A fair estimate of the manufactures of Scotland, may be formed by reference to our articles on Glasgow and Dundee. If a view be desired of nearly the whole, reference needs only to be made further to the articles on Paisley, Kilmarnock, Dunfermline, Stirling, Hawick, Galashiels, Montrose, Hamilton, Musselburgh, Irvine, Kirkcaldy, Aberdeen, East Kilpatrick, and Lasswade. Hand-loom weaving – the department most deeply affecting by far the largest class of the population interested in manufactures – was made the subject of commission inquiry in 1838, and of reports returned to the House of Commons in February, 1839. The inquiry was made in two territorial divisions; one over all Scotland south of the Forth and Clyde, including Kilsyth and ‘Campsie on the further side of the connecting canal; the other, over what the report calls the east of Scotland, but over, in point of fact, very nearly every site of a loom not included in the former division. The following table indicates, as exhibited in the report, the number of separate trades or fabrics in the country south of the Forth and Clyde, the locality of each fabric, the number of looms employed in each, and the average rate of nett wages earned in each department, and distributed into two classes, – the first being the average nett amount earned, by adult skilled artisans, on the finer qualities of the fabric, – the second being the average nett amount earned by the less skilled and younger artisans, on the coarser qualities of the fabric.
|Fabrics.||Districts where woven.||Date of Introduction.||Residence of chief manufacturers.||Number of looms.||1st Class.||2d Class.|
|Pullicates, ginghams, stripes, checks, &c.,||Lanarkshire, especially in Aidrie, Lanark, and Glasgow; also at Girvan, and other places on the west coast.||1786||Glasgow.||18,420||7s. 0d.||4s. 6d.|
|Shawls, zebras, &c.,||Paisley, Glasgow, &c.||1802 to 1806||Paisley, Glasgow, and Edinburgh.||7,750||10s. 6d.||6s. 0d.|
|Plain muslins,||Lanarkshire, Glasgow, Irvine, Hamilton, Eaglesham, &c.||1784.||Glasgow.||10,080||7s. 6d.||4s. 6d.|
|Fancy muslins, silk gauzes, &c.,||Renfrewshire and Lanarkshire.||Silk gauzes in 1760.||Paisley and Glasgow.||7,860||9s. 6d.||6s. 0d.|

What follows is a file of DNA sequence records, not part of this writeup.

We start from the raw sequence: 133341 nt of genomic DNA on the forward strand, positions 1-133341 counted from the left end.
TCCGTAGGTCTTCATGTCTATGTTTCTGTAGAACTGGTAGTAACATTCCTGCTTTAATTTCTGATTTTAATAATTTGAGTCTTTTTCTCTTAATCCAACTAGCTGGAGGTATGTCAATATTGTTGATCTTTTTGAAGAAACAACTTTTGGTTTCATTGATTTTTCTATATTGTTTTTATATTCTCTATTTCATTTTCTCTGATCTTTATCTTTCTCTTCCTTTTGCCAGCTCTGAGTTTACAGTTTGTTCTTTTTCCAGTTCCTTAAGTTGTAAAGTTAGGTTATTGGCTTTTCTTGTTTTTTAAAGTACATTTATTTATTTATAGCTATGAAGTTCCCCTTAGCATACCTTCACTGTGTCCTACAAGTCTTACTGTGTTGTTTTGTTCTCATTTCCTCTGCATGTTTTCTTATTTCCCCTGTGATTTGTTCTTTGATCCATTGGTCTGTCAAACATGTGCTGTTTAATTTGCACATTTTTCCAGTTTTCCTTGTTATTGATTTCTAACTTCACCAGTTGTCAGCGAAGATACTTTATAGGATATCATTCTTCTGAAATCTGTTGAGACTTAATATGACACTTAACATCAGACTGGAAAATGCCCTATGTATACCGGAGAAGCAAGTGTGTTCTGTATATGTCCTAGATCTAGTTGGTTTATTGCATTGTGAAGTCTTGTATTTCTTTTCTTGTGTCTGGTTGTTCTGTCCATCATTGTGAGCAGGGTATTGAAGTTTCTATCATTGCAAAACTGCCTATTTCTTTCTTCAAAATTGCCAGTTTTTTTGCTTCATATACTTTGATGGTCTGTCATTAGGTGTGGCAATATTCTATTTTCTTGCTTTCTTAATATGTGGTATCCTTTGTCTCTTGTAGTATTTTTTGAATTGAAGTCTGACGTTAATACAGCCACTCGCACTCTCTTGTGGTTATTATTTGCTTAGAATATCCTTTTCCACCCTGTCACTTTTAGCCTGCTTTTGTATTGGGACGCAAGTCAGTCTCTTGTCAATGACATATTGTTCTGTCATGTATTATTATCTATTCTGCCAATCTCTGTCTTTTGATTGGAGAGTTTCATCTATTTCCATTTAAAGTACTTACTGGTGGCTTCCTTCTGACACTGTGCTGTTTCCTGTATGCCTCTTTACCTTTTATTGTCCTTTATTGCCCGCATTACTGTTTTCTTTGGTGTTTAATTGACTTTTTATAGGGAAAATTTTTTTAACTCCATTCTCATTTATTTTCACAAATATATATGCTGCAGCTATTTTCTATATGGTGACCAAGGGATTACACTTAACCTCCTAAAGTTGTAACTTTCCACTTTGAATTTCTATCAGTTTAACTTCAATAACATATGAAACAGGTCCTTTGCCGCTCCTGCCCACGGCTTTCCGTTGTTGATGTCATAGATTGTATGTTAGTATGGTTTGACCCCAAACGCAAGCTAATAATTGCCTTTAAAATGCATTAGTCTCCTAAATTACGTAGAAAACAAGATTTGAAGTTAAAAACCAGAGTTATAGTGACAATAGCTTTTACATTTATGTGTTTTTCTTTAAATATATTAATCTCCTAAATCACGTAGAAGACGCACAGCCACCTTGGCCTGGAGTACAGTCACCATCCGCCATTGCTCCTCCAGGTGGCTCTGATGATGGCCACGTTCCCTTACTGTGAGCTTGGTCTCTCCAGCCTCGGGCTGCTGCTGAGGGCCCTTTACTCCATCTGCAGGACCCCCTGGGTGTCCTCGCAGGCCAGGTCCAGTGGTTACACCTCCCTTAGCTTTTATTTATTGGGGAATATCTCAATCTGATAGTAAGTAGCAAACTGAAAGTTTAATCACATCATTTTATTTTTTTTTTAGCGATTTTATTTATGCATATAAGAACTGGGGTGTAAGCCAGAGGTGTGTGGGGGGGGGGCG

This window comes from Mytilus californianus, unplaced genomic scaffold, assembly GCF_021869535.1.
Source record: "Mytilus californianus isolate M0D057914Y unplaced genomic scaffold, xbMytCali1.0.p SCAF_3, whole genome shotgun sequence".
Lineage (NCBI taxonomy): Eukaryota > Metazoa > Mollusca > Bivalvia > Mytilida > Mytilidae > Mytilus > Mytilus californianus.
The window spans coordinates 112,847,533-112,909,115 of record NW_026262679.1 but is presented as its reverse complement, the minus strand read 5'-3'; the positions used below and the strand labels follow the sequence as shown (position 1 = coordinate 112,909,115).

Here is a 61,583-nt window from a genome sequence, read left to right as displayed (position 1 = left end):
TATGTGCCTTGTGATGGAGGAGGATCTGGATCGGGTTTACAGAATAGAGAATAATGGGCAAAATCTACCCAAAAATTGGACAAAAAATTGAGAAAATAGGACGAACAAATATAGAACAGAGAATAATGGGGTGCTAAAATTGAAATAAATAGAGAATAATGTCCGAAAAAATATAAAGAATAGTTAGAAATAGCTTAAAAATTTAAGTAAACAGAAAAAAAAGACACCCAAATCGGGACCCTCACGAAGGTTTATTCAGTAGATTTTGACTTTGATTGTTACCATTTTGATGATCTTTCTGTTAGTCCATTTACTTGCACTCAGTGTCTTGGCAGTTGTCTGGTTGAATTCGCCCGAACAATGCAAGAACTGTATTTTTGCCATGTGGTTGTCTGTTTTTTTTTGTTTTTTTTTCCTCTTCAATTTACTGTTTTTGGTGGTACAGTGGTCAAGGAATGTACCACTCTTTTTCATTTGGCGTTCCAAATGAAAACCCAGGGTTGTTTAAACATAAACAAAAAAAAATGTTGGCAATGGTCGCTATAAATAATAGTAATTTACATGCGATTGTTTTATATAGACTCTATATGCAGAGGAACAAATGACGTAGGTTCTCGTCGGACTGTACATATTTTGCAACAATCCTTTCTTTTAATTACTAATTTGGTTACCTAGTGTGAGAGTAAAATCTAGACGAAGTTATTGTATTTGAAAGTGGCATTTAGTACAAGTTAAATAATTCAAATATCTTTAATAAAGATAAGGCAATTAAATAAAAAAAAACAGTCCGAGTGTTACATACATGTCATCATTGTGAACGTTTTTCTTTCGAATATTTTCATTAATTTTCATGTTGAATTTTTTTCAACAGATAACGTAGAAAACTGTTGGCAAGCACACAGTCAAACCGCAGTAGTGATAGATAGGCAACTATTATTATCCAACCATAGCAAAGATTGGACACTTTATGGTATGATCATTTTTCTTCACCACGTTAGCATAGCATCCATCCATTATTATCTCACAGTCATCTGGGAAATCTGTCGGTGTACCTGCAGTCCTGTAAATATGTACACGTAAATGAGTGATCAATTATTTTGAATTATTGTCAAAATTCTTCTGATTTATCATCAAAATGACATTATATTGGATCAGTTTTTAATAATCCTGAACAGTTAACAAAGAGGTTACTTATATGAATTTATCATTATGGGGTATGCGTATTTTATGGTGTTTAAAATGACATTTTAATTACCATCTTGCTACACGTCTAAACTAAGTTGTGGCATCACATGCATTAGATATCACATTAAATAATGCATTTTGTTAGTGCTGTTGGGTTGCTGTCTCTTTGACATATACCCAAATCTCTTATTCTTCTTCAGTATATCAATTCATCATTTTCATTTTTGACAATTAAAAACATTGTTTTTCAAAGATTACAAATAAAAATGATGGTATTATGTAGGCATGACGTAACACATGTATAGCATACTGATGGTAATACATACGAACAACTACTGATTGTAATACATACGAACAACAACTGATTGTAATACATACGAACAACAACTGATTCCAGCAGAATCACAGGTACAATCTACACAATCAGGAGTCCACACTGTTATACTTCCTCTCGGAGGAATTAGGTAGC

|Thibets and tartans,||Thibets in Lanarkshire; a few tartans in Dalmellington, Straiton, Sanquar, and Hawick.||Thibets in 1824.||Glasgow and Hawick.||2,980||7s. 0d.||5s. 6d.|
|Carlisle ginghams,||Dumfries-shire.||“ “||Carlisle.||1,575||7s. 6d.||4s. 6d.|
|Woollens,||South-east of Scotland, Galashiels, Hawick, Jedburgh, &c.||“ “||Galashiels, Hawick, and Jedburgh.||950||16s. 6d.||11s. 0d.|
|Carpets,||Kilmarnock, Glasgow, and Lasswade.||“ “||Kilmarnock, Glasgow, and Lasswade.||865||18s. 0d.||11s. 0d.|
|Sailcloths, coarse linens, and haircloth,||Port-Glasgow, Leith, and Musselburgh.||“ “||Port-Glasgow, Leith, and Musselburgh.||580||13s. 0d.||10s. 0d.|
More than half of the whole number of weavers are employed on the lowest paid fabrics. The number of weaving families, being to that of the looms in the proportion of 5 to 9, amounts to about 28,366; and as this number indicates all the adult male weavers, 22,694 looms must be worked by women and children. “Coupling these facts,” says the reporter, “with the great number of old men who come into the class of heads of families, and are unable to work hard, I am decidedly of opinion that not less than two-thirds of the whole number of weavers belong to the second class of wages in the above table; whilst no less than 30,075, out of the 51,060 looms, are employed on the worst paid work.” The report on the country north of the Forth, the Clyde, and the connecting canal, distributes the fabrics generally into woollen, linen, and cotton. The weavers are employed on carpets in factories, and on hard and soft tartans, and tartan shawls, in their own cottages; and “are in a condition similar to that of the other labouring classes in the country.” The manufacture of tartans is seated chiefly at Stirling and its vicinity, and at Aberdeen, employs probably 2,500 looms, and may be considered as very prosperous, and likely to improve. The linen manufacture employs about 26,000 looms; and may be distributed into harness work, heavy work, and ordinary work. The harness work, as damask table-cloths, table-covers, and napkins, is carried on almost exclusively in and near Dunfermline; has doubled the number of its looms since 1826; employed in 1838 about 3.000; exports nearly half of its produce to the United States; and yields average weekly wages of about 8s. 6d. The heavy work, as sail-cloth, broad-sheetings, floor-cloth, and some kinds of bagging, is seated principally in Dundee, Arbroath, Aberdeen, Montrose, and Kirkcaldy; employs about 4,000 looms, – all in factories; and yields weekly wages, in not rare cases, of 15s., and of not less than 8s. 6d. average. The ordinary work, as dowlas, common sheetings, and osnaburghs, may be considered as the staple linen-manufacture of Scotland, is seated principally in Forfarshire; employs from 17,000 looms in summer, to 22,000 or 23,000 in winter, – nearly all small detached buildings adjacent to the weavers’ cottages; and yields average weekly wages of from 6s. to 7s. 6d. to the first class, and from 4s. to 5s. 6d. to the second. The cotton-manufacture employs about 5,000 looms; and, next to Perth, which is its principal seat, is carried on chiefly at Dunblane, Aucbterarder, Balfron, and Kinross. The weavers, except at Perth, and in a few instances at Kirkcaldy and Aberdeen, are employed wholly by Glasgow manufacturers; and at Kinross, Dunblane, and Auchterarder, earn not more than 4s. of average weekly wages.1 From returns made to the House of Commons, by Mr. James Stuart, factory-inspector, a clear tabular view is obtained of the statistics of all the factories of Scotland in 1838.